NORFOLK -- It was just weeks before Charlotte Olsson's 58th birthday when she started having problems she knew weren't normal.
"I started excessive weight gain for no reason. I had very little appetite and in a matter of like five days, I had put on like 20 pounds," she said.
Olsson says her primary care physcian told her it was likely a severe case of constipation.
She says she got worse over the next few days so she went to the emergency room. A CATscan revealed her problem - she had Stage 3 ovarian cancer.
"The doctor basically told me if it had been a couple more months, I basically wouldn't be here," Olsson said.
Within 48 hours, Olsson was in the operating room.
Dr. Michael McCollum of Virginia Oncology Associates performed the surgery.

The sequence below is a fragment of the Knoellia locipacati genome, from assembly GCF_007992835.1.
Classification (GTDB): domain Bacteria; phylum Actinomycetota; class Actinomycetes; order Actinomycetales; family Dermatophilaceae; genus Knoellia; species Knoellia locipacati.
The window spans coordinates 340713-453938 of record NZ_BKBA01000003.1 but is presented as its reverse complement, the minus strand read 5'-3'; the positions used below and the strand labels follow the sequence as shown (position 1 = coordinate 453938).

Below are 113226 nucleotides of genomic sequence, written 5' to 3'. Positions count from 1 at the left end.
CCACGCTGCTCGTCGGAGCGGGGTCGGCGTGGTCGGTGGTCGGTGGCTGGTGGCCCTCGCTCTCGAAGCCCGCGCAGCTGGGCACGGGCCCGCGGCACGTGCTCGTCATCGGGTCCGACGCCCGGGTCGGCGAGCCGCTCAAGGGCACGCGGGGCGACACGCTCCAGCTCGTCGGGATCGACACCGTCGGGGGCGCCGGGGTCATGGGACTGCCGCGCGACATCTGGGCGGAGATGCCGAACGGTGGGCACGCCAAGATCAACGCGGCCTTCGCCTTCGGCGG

"By the time patients develop symptoms, they usually have pretty significant disease that has maybe filled the pelvis or extended into the abdomen. Unfortunately, that's the norm," he said.
Olsson went through chemotherapy and got involved in a clinical study for ovarian cancer. On June 2, she learned the cancer had reoccurred, so she's back in chemotherapy and optimistic.
Early indications of ovarian cancer include bloating, abdominal pain and urinary problems.
Dr. McCollum says women can reduce their risk of ovarian cancer by having multiple babies, breast feeding and using oral contraceptives.
"We've seen survival gradually extend. The cure rate has not improved, but the average life expectancy has become prolonged," he noted.
Research continues to look for early markers that a woman has ovarian cancer, but Dr. McCollum believes finding them is still years away.